A New York grand jury yesterday indicted Bernhard Hugo Goetz, the so-called "subway vigilante," on four counts of attempted murder for shooting four black teen-agers in a Manhattan subway train last December.
The new grand jury's indictment supersedes the decision of an earlier panel, which concluded in January that Goetz acted in self-defense and indicted him only for possession of an illegal weapon. The case has attracted international attention and roused long-simmering anger over big-city crime.
Yesterday's indictment came as Goetz, once hailed across the country as a heroic victim who "fought back," has been increasingly portrayed as a villain, possibly unstable and even racist. The mild-mannered engineer admitted having "turned into a monster" when he felt threatened by the four teen-agers, one of whom had asked him for $5.
"I knew in my heart I was a murderer," he told police.
Three of the youths shot have recovered from their wounds, but a fourth remains in the hospital, paralyzed from the waist down.
"The fact that [the grand jury members] have come up with an attempted-murder indictment indicates that they found absolutely no justification for the shooting," District Attorney Robert M. Morgenthau said in a news conference.
Questioned by reporters outside his West 14th Street apartment, Goetz said of the indictment, "It's probably the best thing. Hopefully this will end the controversy . . . . The story would have come out one way or the other anyway."
His attorney, Barry Slotnick, said he would move immediately to dismiss the indictment "because it was brought improvidentially by the district attorney for partisan reasons." Goetz, he added, has become "a political football."
Morgenthau, a powerful figure in New York's criminal justice system, came under heavy criticism for failing to obtain a stronger indictment from the first grand jury. He denied today that the resubmission was unusual or politically motivated.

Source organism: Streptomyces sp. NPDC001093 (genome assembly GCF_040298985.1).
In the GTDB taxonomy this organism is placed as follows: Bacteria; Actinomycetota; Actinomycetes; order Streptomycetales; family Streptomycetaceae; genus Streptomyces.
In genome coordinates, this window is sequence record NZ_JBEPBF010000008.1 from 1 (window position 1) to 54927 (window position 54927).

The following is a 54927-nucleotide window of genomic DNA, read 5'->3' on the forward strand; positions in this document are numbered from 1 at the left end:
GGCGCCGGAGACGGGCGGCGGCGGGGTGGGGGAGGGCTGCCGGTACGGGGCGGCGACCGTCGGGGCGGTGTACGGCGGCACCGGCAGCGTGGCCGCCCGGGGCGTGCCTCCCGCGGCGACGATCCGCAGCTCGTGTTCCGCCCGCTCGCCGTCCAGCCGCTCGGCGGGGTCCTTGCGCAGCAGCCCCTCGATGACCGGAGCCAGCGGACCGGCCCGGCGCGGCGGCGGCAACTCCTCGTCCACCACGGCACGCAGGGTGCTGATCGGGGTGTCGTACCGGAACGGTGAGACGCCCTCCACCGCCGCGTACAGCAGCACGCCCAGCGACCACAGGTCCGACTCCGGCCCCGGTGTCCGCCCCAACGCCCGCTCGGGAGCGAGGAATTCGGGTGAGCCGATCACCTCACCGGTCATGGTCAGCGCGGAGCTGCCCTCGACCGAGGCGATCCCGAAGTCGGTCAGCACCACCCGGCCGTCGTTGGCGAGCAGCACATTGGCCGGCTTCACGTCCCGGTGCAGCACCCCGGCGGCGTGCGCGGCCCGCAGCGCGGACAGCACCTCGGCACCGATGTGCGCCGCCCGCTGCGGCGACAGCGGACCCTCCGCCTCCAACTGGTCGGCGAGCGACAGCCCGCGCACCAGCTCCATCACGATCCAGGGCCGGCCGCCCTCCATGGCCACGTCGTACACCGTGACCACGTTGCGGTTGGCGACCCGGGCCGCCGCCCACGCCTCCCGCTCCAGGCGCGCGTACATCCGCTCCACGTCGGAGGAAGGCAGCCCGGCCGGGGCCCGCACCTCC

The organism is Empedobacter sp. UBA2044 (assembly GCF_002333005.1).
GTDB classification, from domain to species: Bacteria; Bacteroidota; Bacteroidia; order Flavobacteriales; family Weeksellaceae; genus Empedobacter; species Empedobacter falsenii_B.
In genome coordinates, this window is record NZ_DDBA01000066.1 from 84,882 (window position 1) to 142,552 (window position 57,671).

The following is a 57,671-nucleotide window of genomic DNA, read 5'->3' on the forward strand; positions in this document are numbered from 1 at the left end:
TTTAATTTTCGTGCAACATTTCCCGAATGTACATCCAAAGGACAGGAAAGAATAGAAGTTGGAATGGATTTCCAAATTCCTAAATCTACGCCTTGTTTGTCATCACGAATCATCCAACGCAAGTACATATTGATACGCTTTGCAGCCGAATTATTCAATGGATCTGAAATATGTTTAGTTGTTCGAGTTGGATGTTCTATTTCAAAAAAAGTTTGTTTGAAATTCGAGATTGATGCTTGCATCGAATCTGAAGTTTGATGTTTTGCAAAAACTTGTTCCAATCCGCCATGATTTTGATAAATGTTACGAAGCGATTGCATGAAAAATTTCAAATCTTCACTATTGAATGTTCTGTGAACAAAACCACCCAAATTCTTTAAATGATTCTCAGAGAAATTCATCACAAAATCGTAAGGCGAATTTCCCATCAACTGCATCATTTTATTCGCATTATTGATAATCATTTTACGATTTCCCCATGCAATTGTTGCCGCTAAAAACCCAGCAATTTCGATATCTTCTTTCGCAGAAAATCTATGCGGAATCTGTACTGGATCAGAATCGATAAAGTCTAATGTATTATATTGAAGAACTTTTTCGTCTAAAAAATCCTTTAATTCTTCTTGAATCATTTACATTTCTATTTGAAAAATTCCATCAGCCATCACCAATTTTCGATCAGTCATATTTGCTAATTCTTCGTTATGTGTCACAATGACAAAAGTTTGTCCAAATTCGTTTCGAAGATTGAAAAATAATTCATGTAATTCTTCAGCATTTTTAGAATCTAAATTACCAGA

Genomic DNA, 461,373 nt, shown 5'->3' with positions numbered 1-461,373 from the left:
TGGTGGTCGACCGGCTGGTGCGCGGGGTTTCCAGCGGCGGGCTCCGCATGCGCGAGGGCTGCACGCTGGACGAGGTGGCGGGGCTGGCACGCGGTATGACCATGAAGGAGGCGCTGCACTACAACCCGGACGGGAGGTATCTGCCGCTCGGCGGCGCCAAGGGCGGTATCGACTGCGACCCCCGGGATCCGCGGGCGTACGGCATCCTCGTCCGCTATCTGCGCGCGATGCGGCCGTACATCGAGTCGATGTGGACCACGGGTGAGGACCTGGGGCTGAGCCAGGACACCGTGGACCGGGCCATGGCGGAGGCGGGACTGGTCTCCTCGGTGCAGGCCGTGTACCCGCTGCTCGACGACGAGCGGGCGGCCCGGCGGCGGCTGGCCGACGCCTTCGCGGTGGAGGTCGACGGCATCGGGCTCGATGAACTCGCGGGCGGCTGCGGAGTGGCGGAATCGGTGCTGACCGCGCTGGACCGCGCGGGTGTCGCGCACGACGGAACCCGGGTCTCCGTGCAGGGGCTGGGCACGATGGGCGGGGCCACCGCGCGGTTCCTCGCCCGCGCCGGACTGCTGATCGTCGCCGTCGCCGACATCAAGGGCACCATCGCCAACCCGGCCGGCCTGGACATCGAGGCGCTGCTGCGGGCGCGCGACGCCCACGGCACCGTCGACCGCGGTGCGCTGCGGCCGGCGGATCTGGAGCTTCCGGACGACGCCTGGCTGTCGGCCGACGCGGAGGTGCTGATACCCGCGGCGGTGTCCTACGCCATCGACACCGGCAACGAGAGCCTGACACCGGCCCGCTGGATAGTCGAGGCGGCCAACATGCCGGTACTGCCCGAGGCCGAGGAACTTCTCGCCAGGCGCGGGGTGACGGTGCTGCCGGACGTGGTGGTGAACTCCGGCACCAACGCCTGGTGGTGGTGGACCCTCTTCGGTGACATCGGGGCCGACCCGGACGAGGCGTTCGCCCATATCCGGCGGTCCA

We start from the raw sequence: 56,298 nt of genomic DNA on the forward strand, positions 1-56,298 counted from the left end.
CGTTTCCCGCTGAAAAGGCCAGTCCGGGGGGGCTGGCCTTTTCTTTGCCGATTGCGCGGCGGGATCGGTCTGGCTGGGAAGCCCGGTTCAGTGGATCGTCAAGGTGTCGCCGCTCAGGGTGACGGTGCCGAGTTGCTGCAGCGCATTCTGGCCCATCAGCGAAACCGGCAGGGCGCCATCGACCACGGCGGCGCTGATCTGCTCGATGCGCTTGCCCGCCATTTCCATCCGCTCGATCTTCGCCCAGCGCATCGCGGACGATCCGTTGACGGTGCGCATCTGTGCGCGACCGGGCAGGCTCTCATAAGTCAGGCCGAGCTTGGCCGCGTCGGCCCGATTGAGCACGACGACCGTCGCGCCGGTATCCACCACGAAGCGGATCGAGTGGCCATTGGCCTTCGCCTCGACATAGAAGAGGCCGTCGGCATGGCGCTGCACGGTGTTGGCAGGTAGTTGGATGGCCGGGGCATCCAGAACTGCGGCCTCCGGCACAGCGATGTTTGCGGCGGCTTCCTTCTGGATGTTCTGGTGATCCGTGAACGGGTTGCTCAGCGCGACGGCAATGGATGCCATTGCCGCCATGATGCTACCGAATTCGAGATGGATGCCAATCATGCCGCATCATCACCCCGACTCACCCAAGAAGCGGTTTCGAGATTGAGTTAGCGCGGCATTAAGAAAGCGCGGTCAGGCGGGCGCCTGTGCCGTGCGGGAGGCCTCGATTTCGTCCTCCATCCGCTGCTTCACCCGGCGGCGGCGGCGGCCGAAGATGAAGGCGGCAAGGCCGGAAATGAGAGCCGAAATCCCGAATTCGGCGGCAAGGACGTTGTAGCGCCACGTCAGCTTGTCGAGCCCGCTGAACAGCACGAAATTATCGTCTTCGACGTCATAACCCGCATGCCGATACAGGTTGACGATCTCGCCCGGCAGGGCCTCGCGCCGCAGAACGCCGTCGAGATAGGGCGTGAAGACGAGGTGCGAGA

"Our job here is to do what we thought was right . . . and that's what we did," Morgenthau said.
The bizarre case has been chronicled almost daily, often in banner headlines, by the city's tabloids. Goetz seemed transformed by the attention, abandoning his initial shyness in the last few weeks to take tabloid reporters on a subway tour, offer his first-person account to the New York Post and chat on camera with ABC's Barbara Walters over a Chinese takeout dinner.
Although Goetz did not testify before the first grand jury, he showed up Tuesday to testify before the second panel.
However, Morgenthau refused to limit the scope of the prosecutors' questions to the Dec. 22 incident and to a later incident in which Goetz gave two pistols to a neighbor for safekeeping. So Goetz left the courthouse without testifying.
In a videotaped confession shown to both grand juries, Goetz told police that, when he drew his gun, he had not intended to kill the youths.
But he changed his mind, he said, because he feared that he would be beaten.
"I saw, okay, that [from] the smile on his face and the shine in his eyes, that he was enjoying this. I knew what they were going to do . . . . They were going to have fun with me . . . . It was at that point, I decided I was gonna kill 'em all, murder 'em all, do anything," Goetz said.
Morgenthau refused to say what new evidence, as required by law, allowed him to resubmit the case. He has conceded previously that at least part of it consisted of the testimony of two of Goetz's victims, Troy Canty and James Ramseur.
The youths had refused to testify before the first panel without immunity from prosecution. Morgenthau said they were not given immunity then because charges were pending against them on other criminal matters and because "we didn't think we needed them" to obtain an attempted-murder indictment. Morgenthau granted them immunity to testify before the second grand jury, citing "information that we acquired later as to what happened in the subway car." He would not be more specific.
While recent polls showed that a majority of New Yorkers still sympathized with Goetz, public opinion began to turn against him, particularly among blacks, when parts of his confession became public revealing that he had shot at one of the victims a second time after leaning over him and saying, "You seem to be doing all right. Here's another."
The attempted-murder counts against Goetz carry a maximum sentence of 25 years each in prison. The new grand jury also charged him with first-degree assault and criminal possession of a weapon in the second degree, punishable by up to 15 years each, and first-degree reckless endangerment, which carries a seven-year penalty.